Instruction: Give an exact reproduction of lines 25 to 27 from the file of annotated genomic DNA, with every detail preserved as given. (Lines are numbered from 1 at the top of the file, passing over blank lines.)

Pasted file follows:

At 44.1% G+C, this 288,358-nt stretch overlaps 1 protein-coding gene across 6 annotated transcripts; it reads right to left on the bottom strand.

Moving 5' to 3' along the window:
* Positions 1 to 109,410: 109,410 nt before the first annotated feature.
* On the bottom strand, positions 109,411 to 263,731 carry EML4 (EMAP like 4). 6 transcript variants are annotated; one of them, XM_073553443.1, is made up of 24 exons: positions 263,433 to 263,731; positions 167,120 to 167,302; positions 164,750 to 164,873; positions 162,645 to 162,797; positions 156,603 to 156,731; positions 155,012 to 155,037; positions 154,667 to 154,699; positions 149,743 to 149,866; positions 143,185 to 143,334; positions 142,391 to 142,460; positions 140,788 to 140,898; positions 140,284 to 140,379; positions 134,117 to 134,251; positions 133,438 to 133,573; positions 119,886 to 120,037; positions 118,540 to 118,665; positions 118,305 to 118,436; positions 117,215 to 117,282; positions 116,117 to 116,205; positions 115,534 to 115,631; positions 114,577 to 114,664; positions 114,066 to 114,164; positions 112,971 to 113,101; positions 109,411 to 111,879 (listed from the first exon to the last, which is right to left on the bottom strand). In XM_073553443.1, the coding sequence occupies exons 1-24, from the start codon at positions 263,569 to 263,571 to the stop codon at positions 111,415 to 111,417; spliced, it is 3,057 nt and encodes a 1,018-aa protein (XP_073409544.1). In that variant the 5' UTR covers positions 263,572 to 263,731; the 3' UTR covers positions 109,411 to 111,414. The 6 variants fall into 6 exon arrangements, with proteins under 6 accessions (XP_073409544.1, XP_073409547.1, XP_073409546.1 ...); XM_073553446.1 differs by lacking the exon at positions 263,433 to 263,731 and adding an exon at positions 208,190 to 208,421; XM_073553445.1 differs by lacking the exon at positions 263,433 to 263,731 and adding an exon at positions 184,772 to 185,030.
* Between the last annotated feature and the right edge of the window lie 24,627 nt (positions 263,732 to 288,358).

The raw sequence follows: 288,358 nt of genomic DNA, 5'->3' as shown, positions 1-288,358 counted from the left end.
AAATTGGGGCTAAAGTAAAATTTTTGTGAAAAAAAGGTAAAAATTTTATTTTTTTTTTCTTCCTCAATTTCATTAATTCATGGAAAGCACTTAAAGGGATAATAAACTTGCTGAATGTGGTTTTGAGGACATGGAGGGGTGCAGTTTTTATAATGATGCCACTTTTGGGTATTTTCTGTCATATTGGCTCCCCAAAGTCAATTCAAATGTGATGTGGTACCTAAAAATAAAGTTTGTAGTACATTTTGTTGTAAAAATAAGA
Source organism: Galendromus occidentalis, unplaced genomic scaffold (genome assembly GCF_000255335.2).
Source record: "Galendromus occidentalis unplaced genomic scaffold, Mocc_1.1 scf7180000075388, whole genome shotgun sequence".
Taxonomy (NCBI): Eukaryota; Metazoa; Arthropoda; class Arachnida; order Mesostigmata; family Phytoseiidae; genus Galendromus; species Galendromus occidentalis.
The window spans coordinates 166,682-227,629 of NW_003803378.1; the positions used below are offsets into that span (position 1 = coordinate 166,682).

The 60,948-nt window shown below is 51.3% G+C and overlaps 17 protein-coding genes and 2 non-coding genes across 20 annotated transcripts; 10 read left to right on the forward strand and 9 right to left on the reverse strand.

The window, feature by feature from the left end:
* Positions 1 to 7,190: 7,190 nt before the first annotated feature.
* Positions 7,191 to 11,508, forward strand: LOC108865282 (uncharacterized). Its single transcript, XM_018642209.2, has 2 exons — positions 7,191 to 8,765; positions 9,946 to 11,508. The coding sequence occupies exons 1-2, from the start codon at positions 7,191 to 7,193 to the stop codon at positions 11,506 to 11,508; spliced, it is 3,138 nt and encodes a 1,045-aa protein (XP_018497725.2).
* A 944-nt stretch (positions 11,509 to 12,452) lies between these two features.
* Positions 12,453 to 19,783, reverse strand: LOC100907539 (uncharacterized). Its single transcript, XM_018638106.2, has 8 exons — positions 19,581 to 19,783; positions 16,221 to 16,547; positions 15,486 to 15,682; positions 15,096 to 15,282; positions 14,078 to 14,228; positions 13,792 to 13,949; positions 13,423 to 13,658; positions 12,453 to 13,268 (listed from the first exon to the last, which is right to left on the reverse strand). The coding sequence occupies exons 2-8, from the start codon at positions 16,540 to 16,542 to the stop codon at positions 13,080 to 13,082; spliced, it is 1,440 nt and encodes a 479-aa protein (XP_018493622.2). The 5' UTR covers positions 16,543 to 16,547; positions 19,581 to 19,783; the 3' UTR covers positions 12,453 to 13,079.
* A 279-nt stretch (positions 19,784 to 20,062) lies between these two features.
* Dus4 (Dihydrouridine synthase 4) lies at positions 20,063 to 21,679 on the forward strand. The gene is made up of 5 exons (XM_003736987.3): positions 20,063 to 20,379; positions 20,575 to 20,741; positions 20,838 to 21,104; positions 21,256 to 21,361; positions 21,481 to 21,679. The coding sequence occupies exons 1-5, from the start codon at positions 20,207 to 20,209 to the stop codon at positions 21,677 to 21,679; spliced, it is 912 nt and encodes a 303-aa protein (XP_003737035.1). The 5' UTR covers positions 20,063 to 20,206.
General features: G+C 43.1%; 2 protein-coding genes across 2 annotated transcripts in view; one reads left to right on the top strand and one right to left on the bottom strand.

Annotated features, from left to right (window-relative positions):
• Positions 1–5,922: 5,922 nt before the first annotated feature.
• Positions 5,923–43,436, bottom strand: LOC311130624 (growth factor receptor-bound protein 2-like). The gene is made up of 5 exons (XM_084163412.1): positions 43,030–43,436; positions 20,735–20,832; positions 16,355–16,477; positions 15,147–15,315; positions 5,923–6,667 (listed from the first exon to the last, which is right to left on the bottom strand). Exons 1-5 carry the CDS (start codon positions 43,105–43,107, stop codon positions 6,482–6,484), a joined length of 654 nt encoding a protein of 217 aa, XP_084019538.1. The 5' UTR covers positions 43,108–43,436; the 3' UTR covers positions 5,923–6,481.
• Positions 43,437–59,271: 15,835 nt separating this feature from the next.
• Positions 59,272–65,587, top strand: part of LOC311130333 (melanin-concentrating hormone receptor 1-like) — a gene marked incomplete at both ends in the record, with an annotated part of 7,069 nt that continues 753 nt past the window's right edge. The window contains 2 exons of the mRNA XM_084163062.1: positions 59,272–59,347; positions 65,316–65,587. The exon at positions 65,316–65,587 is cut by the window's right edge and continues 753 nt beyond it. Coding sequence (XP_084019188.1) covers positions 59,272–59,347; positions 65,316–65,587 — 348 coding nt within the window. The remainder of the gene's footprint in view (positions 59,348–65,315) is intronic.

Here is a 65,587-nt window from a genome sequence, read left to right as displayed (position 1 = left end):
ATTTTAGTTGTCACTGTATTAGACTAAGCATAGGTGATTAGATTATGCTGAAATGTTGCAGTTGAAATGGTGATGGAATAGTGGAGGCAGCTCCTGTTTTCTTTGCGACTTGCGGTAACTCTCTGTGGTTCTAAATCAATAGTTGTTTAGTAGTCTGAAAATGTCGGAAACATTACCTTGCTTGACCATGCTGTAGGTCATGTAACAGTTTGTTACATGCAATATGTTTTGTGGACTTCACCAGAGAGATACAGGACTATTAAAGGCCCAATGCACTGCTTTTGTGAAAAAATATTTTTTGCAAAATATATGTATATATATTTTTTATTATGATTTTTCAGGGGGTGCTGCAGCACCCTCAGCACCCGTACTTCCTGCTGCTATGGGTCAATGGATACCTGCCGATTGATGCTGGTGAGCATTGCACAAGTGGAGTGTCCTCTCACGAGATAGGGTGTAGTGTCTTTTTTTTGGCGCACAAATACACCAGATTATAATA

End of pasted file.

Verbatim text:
• Positions 59,272–65,587, top strand: part of LOC311130333 (melanin-concentrating hormone receptor 1-like) — a gene marked incomplete at both ends in the record, with an annotated part of 7,069 nt that continues 753 nt past the window's right edge. The window contains 2 exons of the mRNA XM_084163062.1: positions 59,272–59,347; positions 65,316–65,587. The exon at positions 65,316–65,587 is cut by the window's right edge and continues 753 nt beyond it. Coding sequence (XP_084019188.1) covers positions 59,272–59,347; positions 65,316–65,587 — 348 coding nt within the window. The remainder of the gene's footprint in view (positions 59,348–65,315) is intronic.

Here is a 65,587-nt window from a genome sequence, read left to right as displayed (position 1 = left end):
ATTTTAGTTGTCACTGTATTAGACTAAGCATAGGTGATTAGATTATGCTGAAATGTTGCAGTTGAAATGGTGATGGAATAGTGGAGGCAGCTCCTGTTTTCTTTGCGACTTGCGGTAACTCTCTGTGGTTCTAAATCAATAGTTGTTTAGTAGTCTGAAAATGTCGGAAACATTACCTTGCTTGACCATGCTGTAGGTCATGTAACAGTTTGTTACATGCAATATGTTTTGTGGACTTCACCAGAGAGATACAGGACTATTAAAGGCCCAATGCACTGCTTTTGTGAAAAAATATTTTTTGCAAAATATATGTATATATATTTTTTATTATGATTTTTCAGGGGGTGCTGCAGCACCCTCAGCACCCGTACTTCCTGCTGCTATGGGTCAATGGATACCTGCCGATTGATGCTGGTGAGCATTGCACAAGTGGAGTGTCCTCTCACGAGATAGGGTGTAGTGTCTTTTTTTTGGCGCACAAATACACCAGATTATAATA